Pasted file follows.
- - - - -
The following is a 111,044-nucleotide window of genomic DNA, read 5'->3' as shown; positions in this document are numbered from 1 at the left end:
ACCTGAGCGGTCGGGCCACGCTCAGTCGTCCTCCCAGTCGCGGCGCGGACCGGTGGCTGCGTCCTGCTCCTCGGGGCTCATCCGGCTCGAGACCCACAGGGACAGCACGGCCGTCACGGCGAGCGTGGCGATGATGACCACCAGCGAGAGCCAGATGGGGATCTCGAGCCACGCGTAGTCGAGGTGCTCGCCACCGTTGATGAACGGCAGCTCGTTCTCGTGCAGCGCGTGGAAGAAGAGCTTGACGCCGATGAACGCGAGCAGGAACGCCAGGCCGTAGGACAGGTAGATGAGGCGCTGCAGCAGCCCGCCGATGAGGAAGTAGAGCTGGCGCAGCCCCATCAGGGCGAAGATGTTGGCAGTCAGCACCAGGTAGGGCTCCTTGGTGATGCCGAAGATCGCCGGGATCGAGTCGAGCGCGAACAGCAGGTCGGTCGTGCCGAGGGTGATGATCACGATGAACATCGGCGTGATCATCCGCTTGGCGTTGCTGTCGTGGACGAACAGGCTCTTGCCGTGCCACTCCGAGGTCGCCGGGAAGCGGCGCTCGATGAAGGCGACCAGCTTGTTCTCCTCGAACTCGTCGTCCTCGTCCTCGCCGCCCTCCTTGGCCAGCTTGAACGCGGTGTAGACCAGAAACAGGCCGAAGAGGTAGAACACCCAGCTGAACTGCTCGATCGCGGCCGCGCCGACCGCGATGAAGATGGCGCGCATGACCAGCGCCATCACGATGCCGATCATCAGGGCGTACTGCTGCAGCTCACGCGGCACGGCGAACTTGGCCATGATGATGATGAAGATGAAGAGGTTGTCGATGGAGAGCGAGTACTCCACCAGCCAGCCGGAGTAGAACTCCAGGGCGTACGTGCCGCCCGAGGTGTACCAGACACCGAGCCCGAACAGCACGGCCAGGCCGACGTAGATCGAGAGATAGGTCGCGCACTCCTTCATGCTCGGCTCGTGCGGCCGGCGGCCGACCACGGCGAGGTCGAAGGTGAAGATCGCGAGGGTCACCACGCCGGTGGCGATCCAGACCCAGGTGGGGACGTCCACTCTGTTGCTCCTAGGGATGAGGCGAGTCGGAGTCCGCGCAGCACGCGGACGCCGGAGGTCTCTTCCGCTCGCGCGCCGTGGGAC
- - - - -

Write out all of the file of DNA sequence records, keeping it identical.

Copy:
The following is a 111,044-nucleotide window of genomic DNA, read 5'->3' as shown; positions in this document are numbered from 1 at the left end:
ACCTGAGCGGTCGGGCCACGCTCAGTCGTCCTCCCAGTCGCGGCGCGGACCGGTGGCTGCGTCCTGCTCCTCGGGGCTCATCCGGCTCGAGACCCACAGGGACAGCACGGCCGTCACGGCGAGCGTGGCGATGATGACCACCAGCGAGAGCCAGATGGGGATCTCGAGCCACGCGTAGTCGAGGTGCTCGCCACCGTTGATGAACGGCAGCTCGTTCTCGTGCAGCGCGTGGAAGAAGAGCTTGACGCCGATGAACGCGAGCAGGAACGCCAGGCCGTAGGACAGGTAGATGAGGCGCTGCAGCAGCCCGCCGATGAGGAAGTAGAGCTGGCGCAGCCCCATCAGGGCGAAGATGTTGGCAGTCAGCACCAGGTAGGGCTCCTTGGTGATGCCGAAGATCGCCGGGATCGAGTCGAGCGCGAACAGCAGGTCGGTCGTGCCGAGGGTGATGATCACGATGAACATCGGCGTGATCATCCGCTTGGCGTTGCTGTCGTGGACGAACAGGCTCTTGCCGTGCCACTCCGAGGTCGCCGGGAAGCGGCGCTCGATGAAGGCGACCAGCTTGTTCTCCTCGAACTCGTCGTCCTCGTCCTCGCCGCCCTCCTTGGCCAGCTTGAACGCGGTGTAGACCAGAAACAGGCCGAAGAGGTAGAACACCCAGCTGAACTGCTCGATCGCGGCCGCGCCGACCGCGATGAAGATGGCGCGCATGACCAGCGCCATCACGATGCCGATCATCAGGGCGTACTGCTGCAGCTCACGCGGCACGGCGAACTTGGCCATGATGATGATGAAGATGAAGAGGTTGTCGATGGAGAGCGAGTACTCCACCAGCCAGCCGGAGTAGAACTCCAGGGCGTACGTGCCGCCCGAGGTGTACCAGACACCGAGCCCGAACAGCACGGCCAGGCCGACGTAGATCGAGAGATAGGTCGCGCACTCCTTCATGCTCGGCTCGTGCGGCCGGCGGCCGACCACGGCGAGGTCGAAGGTGAAGATCGCGAGGGTCACCACGCCGGTGGCGATCCAGACCCAGGTGGGGACGTCCACTCTGTTGCTCCTAGGGATGAGGCGAGTCGGAGTCCGCGCAGCACGCGGACGCCGGAGGTCTCTTCCGCTCGCGCGCCGTGGGAC